About Revy Fair Trade

Beginning July 1, 2024, Revy will be in the capable hands of Rey Esparza.

Thank you for supporting Revy Fair Trade!


Revy Fair Trade was founded on the beliefs that all people deserve to be treated fairly, poverty should not be a death sentence, and our planet can sustain us if we care for it. 

Our Fair Trade Principles:

All workers have the right of association to form their own co-op, receive a living wage, and work without fear of abuse or their own safety. Economic justice and social justice cannot be separated.

Revy Fair Trade promises each co-op:

  • A fair price with cash advances and prompt payments
  • Collaboration on designs and production methods
  • Transparency by sharing costs and pricing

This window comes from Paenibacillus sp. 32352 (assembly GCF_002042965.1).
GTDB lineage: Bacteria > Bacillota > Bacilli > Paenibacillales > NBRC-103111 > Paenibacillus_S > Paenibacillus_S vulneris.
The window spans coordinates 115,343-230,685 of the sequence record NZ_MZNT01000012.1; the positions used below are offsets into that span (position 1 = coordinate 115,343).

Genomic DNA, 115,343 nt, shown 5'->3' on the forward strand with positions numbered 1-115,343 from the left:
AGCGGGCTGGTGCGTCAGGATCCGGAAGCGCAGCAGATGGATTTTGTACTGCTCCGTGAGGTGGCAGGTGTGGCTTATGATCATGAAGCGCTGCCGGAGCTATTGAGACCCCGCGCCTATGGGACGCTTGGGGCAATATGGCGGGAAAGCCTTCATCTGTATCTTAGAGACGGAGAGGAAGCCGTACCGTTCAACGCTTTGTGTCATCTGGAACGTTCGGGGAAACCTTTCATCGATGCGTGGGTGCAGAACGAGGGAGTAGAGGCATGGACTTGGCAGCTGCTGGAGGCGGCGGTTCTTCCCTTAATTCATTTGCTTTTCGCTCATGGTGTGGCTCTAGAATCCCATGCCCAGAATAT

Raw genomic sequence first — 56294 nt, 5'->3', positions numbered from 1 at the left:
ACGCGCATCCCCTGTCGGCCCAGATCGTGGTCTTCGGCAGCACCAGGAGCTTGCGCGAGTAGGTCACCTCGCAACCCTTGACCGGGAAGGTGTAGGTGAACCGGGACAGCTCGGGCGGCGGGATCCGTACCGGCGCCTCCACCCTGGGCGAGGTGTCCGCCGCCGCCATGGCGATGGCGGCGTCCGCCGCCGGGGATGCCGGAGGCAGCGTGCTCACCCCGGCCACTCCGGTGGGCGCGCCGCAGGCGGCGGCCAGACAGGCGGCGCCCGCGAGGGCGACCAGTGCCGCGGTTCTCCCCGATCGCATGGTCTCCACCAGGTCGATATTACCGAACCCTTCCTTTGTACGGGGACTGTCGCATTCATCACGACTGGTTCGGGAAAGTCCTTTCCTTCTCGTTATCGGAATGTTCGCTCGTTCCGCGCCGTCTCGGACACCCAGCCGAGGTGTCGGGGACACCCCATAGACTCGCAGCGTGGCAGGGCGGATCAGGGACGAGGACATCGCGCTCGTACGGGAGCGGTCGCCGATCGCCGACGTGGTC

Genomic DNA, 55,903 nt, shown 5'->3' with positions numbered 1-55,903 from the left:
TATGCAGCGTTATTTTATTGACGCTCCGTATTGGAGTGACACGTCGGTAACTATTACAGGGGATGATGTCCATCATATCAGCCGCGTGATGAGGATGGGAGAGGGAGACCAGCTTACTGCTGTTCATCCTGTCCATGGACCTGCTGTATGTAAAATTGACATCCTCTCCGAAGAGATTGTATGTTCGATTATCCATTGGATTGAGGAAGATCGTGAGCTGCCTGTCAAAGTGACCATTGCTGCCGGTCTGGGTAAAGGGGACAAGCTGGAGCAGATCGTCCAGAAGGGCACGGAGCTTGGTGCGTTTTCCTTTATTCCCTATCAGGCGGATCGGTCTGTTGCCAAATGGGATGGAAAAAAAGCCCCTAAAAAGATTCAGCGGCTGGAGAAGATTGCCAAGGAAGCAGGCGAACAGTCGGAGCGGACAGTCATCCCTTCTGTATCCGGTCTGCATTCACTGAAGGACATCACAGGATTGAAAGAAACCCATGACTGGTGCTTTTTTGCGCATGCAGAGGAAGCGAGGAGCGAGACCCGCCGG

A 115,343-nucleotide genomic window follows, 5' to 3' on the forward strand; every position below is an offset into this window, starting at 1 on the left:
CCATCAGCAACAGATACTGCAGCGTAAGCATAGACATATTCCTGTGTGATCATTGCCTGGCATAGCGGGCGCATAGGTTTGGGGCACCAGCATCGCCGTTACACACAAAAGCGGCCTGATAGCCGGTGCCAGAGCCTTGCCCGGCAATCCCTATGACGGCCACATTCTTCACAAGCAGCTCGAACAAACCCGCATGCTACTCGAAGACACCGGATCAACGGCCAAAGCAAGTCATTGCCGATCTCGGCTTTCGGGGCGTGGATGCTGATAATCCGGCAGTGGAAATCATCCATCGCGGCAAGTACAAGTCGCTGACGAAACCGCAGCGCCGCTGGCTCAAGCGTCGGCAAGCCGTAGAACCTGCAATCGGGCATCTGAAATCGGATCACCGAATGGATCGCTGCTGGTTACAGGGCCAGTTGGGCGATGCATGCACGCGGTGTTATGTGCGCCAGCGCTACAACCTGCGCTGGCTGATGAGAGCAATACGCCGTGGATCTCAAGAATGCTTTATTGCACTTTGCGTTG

• Long term relationships with job security

As a member of the Fair Trade Federation, we uphold the following principles: 

FTF Fair Trade Principles


    Our Charitable Causes

    By partnering with the Byonabyangu Childcare Foundation in the Buyende District of Uganda, we are able to provide residents of poverty-stricken rural villages opportunities for education, healthcare, entrepreneurship, and clean water. Revy provides this foundation a broader platform for fundraising, and passes on 100% of collected funds earmarked for charitable causes.

    Our Artisans

    The people of El Salvador are among the most generous and determined you'll find anywhere. Emerging from a civil war, they are striving to improve their daily lives and rebuild their ravaged country. Revy works with individuals and co-ops to help them earn a living wage and provide a brighter future for themselves and their children.